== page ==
For the last few years, Verona Area Community Theater was turning away some children who wanted to join the group’s classes and productions. There just wasn’t enough space to fit everyone who wanted to be involved.
But after two years of fundraising and construction, that’s no longer a problem.
The theater group will celebrate the opening of its new building at 103 Lincoln St. on Saturday with a ribbon cutting at 1 p.m. followed by an open house until 5 p.m. Participants past and present along with community members will be able to tour the $2 million facility, which organizers say would have never happened without the support of the area’s residents.
VACT founder Dee Baldock, 71, spoke with tears in her eyes when she described the relationship between the theater group she founded 25 years ago and the Verona community.
“I think the city of Verona has taken ownership of our theater groups from the very beginning. When I started it in ’92, they were behind us already,” said Baldock. “I really am touched by how this city has supported us — the people of the city and the city government.”
Baldock said it is also the perfect time to show appreciation for the theater’s community support.
“We want (the community) to come in and see what it became,” Baldock said of the new building.
With about 14,000 square feet, the new building is almost three times the size of the old facility at 405 Bruce St., which was sold to the city of Verona for $360,000. The crown jewel of the new building is the actual theater inside, something the old facility didn’t have, since the group usually performs at Verona Area High School.
VACT still plans to continue using the high school’s theater for most of its shows, but this theater offers up to 150 seats for smaller shows and performances.
Along with the theater, there is a new dance room with a sprung floor that can absorb some of the shock that would otherwise stress a dancer’s joints. There are also rooms dedicated to music rehearsal, costume storage and set building.
While the idea of building a new facility began a few years prior, fundraising efforts began in earnest in 2015.
Smaller donors step up
Fundraising took longer than the organization expected, Baldock said. The board anticipated donations from some larger organizations, but those never came. She said there were several major donations, including an anonymous matching-grant donation of $100,000, but most donations came from individuals in smaller amounts.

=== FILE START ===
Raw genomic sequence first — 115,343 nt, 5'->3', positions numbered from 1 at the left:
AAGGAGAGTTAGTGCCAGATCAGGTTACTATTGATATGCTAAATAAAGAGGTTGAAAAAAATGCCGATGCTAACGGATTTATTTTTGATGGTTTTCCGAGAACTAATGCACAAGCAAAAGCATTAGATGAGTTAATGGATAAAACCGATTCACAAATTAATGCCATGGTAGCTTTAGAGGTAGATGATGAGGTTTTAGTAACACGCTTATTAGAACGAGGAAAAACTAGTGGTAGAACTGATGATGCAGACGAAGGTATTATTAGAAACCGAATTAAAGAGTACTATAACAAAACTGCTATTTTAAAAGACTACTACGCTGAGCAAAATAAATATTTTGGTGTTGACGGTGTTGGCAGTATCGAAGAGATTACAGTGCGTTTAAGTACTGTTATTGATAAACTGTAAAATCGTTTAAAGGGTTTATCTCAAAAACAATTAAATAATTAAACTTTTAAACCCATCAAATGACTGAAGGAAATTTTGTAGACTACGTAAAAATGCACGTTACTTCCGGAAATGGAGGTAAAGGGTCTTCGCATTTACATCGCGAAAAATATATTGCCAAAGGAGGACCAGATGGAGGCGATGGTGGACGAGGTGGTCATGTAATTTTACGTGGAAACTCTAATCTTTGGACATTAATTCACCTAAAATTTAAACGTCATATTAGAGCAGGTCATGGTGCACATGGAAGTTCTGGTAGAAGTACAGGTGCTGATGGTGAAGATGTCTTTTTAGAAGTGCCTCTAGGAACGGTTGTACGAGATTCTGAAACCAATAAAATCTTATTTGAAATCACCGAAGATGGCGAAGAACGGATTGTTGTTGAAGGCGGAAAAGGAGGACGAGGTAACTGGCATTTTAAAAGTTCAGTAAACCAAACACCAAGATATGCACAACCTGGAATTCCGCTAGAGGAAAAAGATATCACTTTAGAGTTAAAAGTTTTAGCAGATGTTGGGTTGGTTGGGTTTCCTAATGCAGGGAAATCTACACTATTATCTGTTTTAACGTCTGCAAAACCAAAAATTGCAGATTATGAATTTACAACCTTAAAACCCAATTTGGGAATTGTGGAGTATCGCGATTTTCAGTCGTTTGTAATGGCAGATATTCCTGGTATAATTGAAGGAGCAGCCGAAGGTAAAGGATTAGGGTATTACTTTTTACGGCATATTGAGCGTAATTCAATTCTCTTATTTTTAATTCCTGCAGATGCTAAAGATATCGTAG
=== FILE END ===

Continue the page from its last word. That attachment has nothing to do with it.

Even though there were some finishing touches left to be added, VACT began using the new building in June for its summer camps. Verona Area High School junior and longtime VACT participant Maddie Vilker said she’s already seen the benefits of the expanded space.
In the new space, the theater was able to offer more learning options focused on different aspects of theater, including prop-making, dance and costuming.
“The quality of everyone’s experience has improved 100 percent. There’s no doubt about that,” said Vilker, who acted in her first VACT show when she was in fifth grade.
‘For the kids’
Learning different theater-based skills isn’t the only benefit that participants receive. Baldock said self-confidence is the main takeaway for people who join VACT.
“I always say that in so many ways we did this project for the kids,” she said. “The self-confidence that they learn by performing is just amazing. You could just see from one year to the next how they grow.”
Vilker echoed that sentiment. In the past, she considered a career in theater, but the confidence she gained among her friends and mentors at VACT led to another trajectory: political science.
While participating in a model U.N. through her high school, she began thinking about a political career. She credited the public speaking skills she learned and the confidence instilled in her.
Still, Vilker sees herself incorporating theater into her future. After all, VACT has become like an extended family for her.
And with more space, Vilker said, there is just more room to add new people to the VACT family.